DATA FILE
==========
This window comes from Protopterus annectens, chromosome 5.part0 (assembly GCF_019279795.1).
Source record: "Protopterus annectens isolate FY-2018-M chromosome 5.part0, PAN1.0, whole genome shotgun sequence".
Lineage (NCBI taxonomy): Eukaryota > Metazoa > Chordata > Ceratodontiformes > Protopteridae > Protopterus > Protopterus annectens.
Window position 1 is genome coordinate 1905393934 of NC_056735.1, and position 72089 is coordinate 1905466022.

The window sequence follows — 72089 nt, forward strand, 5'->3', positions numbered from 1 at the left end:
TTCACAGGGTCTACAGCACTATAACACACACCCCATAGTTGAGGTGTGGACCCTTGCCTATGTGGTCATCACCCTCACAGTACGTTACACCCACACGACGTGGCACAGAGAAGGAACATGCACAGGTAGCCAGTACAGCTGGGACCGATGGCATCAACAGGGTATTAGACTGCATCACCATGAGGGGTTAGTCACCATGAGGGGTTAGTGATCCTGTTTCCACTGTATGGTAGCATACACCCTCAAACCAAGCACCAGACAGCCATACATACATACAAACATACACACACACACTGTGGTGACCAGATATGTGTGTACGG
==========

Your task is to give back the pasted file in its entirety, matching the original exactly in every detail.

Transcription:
This window comes from Protopterus annectens, chromosome 5.part0 (assembly GCF_019279795.1).
Source record: "Protopterus annectens isolate FY-2018-M chromosome 5.part0, PAN1.0, whole genome shotgun sequence".
Lineage (NCBI taxonomy): Eukaryota > Metazoa > Chordata > Ceratodontiformes > Protopteridae > Protopterus > Protopterus annectens.
Window position 1 is genome coordinate 1905393934 of NC_056735.1, and position 72089 is coordinate 1905466022.

The window sequence follows — 72089 nt, forward strand, 5'->3', positions numbered from 1 at the left end:
TTCACAGGGTCTACAGCACTATAACACACACCCCATAGTTGAGGTGTGGACCCTTGCCTATGTGGTCATCACCCTCACAGTACGTTACACCCACACGACGTGGCACAGAGAAGGAACATGCACAGGTAGCCAGTACAGCTGGGACCGATGGCATCAACAGGGTATTAGACTGCATCACCATGAGGGGTTAGTCACCATGAGGGGTTAGTGATCCTGTTTCCACTGTATGGTAGCATACACCCTCAAACCAAGCACCAGACAGCCATACATACATACAAACATACACACACACACTGTGGTGACCAGATATGTGTGTACGG